Hinkley Point C awaits EDF board vote; UK backs new build after Brexit
Nuclear power news you need to know.
UK Hinkley Point C project ready for EDF board decision
EDF has completed a consultation with union representatives over its U.K. 3.2 GW Hinkley Point C (HPC) power plant project, paving the way for a Final Investment Decision (FID) by the EDF board.
French state-controlled EDF conducted the final meeting with the Company Works Council on July 4, marking the end to seven months of information exchange with unions, EDF said in a statement.
The company also confirmed its commitment to the Hinkley Point C project following Britain's 'Brexit' vote to leave the European Union on June 23.
"EDF reconfirms its confidence in the HPC project which has now reached the stage for the Board’s final investment decision [FID]," EDF said.
The 18 billion pound ($23.3 billion) Hinkley Point C EPR project is one of France's largest planned investments in the UK and EDF has repeatedly delayed its FID.
In October 2013, the UK government agreed a 35-year guaranteed power price for Hinkley Point C at a price of 92.50 pounds per MWh.
However, major construction delays on earlier EPR projects at Olkiluoto in Finland and Flamanville in France mean these plants are yet to start operations. EDF's finances have also been impacted by challenging European power market conditions.
Senior engineers at EDF have reportedly called for the Hinkley Point C project to be delayed by at least two years and in March Thomas Piquemal resigned his role as Chief Financial Officer of EDF, reportedly due to concerns over Hinkley point C.
UK backs nuclear build after Brexit vote
The U.K. government remains "committed to new nuclear power in the UK" following Britain's 'Brexit' vote to leave the European Union, Amber Rudd, Secretary Of State for Energy and Climate Change, said in a speech June 29.
"Government has prepared the ground for a fleet of new nuclear stations...these will support more than 30,000 jobs across the nuclear supply chain over the coming years," the minister said.
EDF, Hitachi and a Toshiba-Engie consortium are each developing nuclear plant projects which would see a total of 18 GW built at six new sites.
The U.K. government will also continue its Small Modular Reactor (SMR) design competition, and it will maintain its spending plans for new energy technologies, including nuclear research and development, Rudd said.
U.K. Chancellor George Osborne announced in November 2015 a new range of measures to support the next generation of nuclear power plants. The government launched in March 2016 a competition to identify the most cost-efficient SMR design and has pledged new investments of at least GBP250 million ($323.9 million) in nuclear R&D over the next five years.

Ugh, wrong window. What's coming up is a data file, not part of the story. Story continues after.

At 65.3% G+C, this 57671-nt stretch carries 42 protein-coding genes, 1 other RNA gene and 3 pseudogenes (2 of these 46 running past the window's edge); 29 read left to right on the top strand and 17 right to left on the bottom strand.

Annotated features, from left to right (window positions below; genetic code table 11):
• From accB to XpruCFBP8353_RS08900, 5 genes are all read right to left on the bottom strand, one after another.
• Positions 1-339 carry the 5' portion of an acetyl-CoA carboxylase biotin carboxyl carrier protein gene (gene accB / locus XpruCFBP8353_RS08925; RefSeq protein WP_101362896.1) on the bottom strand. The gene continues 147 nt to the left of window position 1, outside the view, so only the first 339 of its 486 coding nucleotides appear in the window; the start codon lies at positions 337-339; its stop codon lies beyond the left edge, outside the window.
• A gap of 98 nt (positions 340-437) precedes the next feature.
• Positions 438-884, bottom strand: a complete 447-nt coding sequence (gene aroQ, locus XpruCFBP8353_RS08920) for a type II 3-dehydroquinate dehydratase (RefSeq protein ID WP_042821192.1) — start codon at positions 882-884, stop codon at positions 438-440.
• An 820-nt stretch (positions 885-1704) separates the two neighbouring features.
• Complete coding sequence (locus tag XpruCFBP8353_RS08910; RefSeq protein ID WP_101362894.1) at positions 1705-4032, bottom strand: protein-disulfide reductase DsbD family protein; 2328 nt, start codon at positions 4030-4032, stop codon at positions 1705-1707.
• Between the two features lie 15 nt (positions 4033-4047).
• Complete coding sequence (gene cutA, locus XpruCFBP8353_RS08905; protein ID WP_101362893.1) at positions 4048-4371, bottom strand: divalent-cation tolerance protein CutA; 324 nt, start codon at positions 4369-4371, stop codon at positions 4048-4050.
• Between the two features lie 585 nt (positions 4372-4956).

The UK government has signaled increasing support for SMR development and is studying the commercial feasibility of current designs. This follows a technology feasibility study published by National Nuclear Laboratory (NNL) in 2014 which said SMR development would allow the UK to regain technology leadership in the nuclear industry.
US molten salt SMR developer reveals 83% waste reduction
Tests on Transatomic Power Corporation’s molten salt reactor design have demonstrated an 83% reduction in nuclear waste compared to existing reactors, the Massachusetts-based developer said in a technical white paper published July 6.
Transatomic’s Small Modular Reactor (SMR) design uses a liquid uranium-salt mixture and last month the company was awarded a $200,000 government grant to perform high-fidelity modeling of its reactor design in partnership with the Oak Ridge National Laboratory (ORNL). The grant was awarded through the U.S. Department of Energy’s Gateway for Accelerated Innovation in Nuclear (GAIN) program.
Transatomic’s upcoming design work will focus on maximizing the energy it can extract from spent nuclear fuel, the company said in a statement.
“Right now, we’ve calculated an 83% reduction in the waste the reactor generates annually as compared to existing reactors, using only uranium that regulators consider ‘low-enriched’ [in uranium-235, the primary fissile isotope],” Mark Massie, Transatomic’s Chief Technology Officer, said.
“Even under the current fuel supply chain, which doesn’t enrich fuel past 5% U-235, we still reduce annual waste production by over 50%,” he said.
Transatomic’s reactor architecture is based on inventions developed at the Massachusetts Institute of Technology (MIT) Department of Nuclear Science and Engineering (NSE).
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